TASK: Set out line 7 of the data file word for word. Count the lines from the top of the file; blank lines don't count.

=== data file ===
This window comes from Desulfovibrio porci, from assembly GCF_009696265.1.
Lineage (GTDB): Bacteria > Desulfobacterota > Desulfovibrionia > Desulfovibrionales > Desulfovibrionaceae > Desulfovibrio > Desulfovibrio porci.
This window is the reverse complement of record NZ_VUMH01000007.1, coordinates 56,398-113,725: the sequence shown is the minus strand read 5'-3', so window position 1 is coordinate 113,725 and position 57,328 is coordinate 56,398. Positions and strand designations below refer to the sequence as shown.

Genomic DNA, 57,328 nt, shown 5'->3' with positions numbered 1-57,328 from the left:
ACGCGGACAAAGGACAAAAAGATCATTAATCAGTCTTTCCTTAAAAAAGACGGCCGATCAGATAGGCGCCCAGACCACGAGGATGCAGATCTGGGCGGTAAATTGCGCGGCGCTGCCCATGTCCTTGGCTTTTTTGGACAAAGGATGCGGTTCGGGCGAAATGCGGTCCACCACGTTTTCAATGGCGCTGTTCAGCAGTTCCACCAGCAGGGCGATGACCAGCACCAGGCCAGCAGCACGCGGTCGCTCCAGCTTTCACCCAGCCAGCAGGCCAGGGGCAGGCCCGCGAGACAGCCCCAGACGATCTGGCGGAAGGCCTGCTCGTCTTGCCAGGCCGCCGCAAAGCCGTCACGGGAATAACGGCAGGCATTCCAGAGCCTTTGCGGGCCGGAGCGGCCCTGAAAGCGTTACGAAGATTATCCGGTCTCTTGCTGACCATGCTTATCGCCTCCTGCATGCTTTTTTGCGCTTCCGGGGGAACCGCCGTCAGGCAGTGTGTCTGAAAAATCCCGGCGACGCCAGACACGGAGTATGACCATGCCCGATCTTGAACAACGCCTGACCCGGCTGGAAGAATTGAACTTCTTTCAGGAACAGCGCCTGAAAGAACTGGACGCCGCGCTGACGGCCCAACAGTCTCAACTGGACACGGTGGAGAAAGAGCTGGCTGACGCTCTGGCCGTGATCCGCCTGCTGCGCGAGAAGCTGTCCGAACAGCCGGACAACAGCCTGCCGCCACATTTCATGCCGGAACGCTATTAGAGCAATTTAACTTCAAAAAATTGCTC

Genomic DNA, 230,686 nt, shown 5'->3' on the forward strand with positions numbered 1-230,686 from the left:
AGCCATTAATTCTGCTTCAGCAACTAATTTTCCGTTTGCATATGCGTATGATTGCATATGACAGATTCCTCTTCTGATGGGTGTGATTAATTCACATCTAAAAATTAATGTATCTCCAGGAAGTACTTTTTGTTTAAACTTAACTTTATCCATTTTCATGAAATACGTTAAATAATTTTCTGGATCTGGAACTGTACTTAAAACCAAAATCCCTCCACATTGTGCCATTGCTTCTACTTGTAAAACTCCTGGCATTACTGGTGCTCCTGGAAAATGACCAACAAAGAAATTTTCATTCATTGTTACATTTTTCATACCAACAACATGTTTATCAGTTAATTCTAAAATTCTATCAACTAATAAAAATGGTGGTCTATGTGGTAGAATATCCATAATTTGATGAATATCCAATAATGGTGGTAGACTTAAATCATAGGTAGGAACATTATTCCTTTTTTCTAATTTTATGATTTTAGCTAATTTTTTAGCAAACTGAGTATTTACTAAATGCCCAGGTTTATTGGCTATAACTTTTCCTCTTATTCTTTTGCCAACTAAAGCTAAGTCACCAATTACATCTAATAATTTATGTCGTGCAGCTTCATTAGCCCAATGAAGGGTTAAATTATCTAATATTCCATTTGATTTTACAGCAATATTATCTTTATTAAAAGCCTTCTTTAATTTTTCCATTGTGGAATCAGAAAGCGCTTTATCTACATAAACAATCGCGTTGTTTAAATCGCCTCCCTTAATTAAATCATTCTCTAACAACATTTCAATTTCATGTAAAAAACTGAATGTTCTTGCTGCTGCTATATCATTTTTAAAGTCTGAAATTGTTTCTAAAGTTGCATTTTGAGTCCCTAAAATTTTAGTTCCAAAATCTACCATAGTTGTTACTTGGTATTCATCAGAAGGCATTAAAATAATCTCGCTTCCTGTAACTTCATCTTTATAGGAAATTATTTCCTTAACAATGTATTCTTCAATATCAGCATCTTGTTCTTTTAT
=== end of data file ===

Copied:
AGCCATTAATTCTGCTTCAGCAACTAATTTTCCGTTTGCATATGCGTATGATTGCATATGACAGATTCCTCTTCTGATGGGTGTGATTAATTCACATCTAAAAATTAATGTATCTCCAGGAAGTACTTTTTGTTTAAACTTAACTTTATCCATTTTCATGAAATACGTTAAATAATTTTCTGGATCTGGAACTGTACTTAAAACCAAAATCCCTCCACATTGTGCCATTGCTTCTACTTGTAAAACTCCTGGCATTACTGGTGCTCCTGGAAAATGACCAACAAAGAAATTTTCATTCATTGTTACATTTTTCATACCAACAACATGTTTATCAGTTAATTCTAAAATTCTATCAACTAATAAAAATGGTGGTCTATGTGGTAGAATATCCATAATTTGATGAATATCCAATAATGGTGGTAGACTTAAATCATAGGTAGGAACATTATTCCTTTTTTCTAATTTTATGATTTTAGCTAATTTTTTAGCAAACTGAGTATTTACTAAATGCCCAGGTTTATTGGCTATAACTTTTCCTCTTATTCTTTTGCCAACTAAAGCTAAGTCACCAATTACATCTAATAATTTATGTCGTGCAGCTTCATTAGCCCAATGAAGGGTTAAATTATCTAATATTCCATTTGATTTTACAGCAATATTATCTTTATTAAAAGCCTTCTTTAATTTTTCCATTGTGGAATCAGAAAGCGCTTTATCTACATAAACAATCGCGTTGTTTAAATCGCCTCCCTTAATTAAATCATTCTCTAACAACATTTCAATTTCATGTAAAAAACTGAATGTTCTTGCTGCTGCTATATCATTTTTAAAGTCTGAAATTGTTTCTAAAGTTGCATTTTGAGTCCCTAAAATTTTAGTTCCAAAATCTACCATAGTTGTTACTTGGTATTCATCAGAAGGCATTAAAATAATCTCGCTTCCTGTAACTTCATCTTTATAGGAAATTATTTCCTTAACAATGTATTCTTCAATATCAGCATCTTGTTCTTTTAT